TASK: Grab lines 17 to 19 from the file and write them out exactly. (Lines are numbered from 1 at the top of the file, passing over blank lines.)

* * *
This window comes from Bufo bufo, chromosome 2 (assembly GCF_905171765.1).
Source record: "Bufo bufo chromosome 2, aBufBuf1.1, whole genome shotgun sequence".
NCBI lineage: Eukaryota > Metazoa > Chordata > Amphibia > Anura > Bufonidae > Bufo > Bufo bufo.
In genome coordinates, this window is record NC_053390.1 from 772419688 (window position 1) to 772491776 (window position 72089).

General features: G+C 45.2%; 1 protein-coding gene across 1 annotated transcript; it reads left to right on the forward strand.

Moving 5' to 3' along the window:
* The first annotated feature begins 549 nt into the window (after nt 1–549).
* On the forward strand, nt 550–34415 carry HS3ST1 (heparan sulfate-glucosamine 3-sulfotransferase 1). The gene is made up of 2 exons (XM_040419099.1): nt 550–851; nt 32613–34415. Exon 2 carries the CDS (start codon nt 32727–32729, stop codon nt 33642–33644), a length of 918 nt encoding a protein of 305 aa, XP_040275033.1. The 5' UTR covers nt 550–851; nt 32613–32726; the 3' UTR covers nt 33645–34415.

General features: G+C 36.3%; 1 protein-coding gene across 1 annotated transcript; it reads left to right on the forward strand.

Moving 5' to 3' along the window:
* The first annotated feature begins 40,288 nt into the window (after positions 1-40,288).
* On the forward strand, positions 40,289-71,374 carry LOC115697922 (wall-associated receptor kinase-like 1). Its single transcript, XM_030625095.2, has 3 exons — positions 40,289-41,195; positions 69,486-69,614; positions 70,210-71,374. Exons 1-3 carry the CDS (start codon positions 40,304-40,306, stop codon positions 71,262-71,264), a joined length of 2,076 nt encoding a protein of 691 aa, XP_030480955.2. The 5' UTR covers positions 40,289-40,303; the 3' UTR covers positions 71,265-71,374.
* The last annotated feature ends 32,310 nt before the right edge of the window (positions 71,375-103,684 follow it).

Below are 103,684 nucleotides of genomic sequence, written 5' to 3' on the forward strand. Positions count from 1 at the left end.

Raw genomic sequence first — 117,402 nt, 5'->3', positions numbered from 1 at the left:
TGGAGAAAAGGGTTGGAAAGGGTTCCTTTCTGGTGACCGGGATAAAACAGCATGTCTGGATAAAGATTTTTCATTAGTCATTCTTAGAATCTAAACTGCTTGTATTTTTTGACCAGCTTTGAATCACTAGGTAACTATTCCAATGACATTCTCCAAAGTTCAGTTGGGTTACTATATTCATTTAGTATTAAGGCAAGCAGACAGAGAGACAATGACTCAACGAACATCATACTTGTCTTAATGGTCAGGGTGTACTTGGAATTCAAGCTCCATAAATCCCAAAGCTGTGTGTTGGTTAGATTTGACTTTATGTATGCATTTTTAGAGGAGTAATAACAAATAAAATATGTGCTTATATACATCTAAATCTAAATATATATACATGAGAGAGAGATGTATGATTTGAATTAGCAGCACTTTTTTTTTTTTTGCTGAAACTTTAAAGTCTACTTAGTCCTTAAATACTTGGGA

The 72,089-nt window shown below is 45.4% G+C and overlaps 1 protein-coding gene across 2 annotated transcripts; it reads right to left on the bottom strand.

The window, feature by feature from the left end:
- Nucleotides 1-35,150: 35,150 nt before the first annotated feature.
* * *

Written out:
The 72,089-nt window shown below is 45.4% G+C and overlaps 1 protein-coding gene across 2 annotated transcripts; it reads right to left on the bottom strand.

The window, feature by feature from the left end:
- Nucleotides 1-35,150: 35,150 nt before the first annotated feature.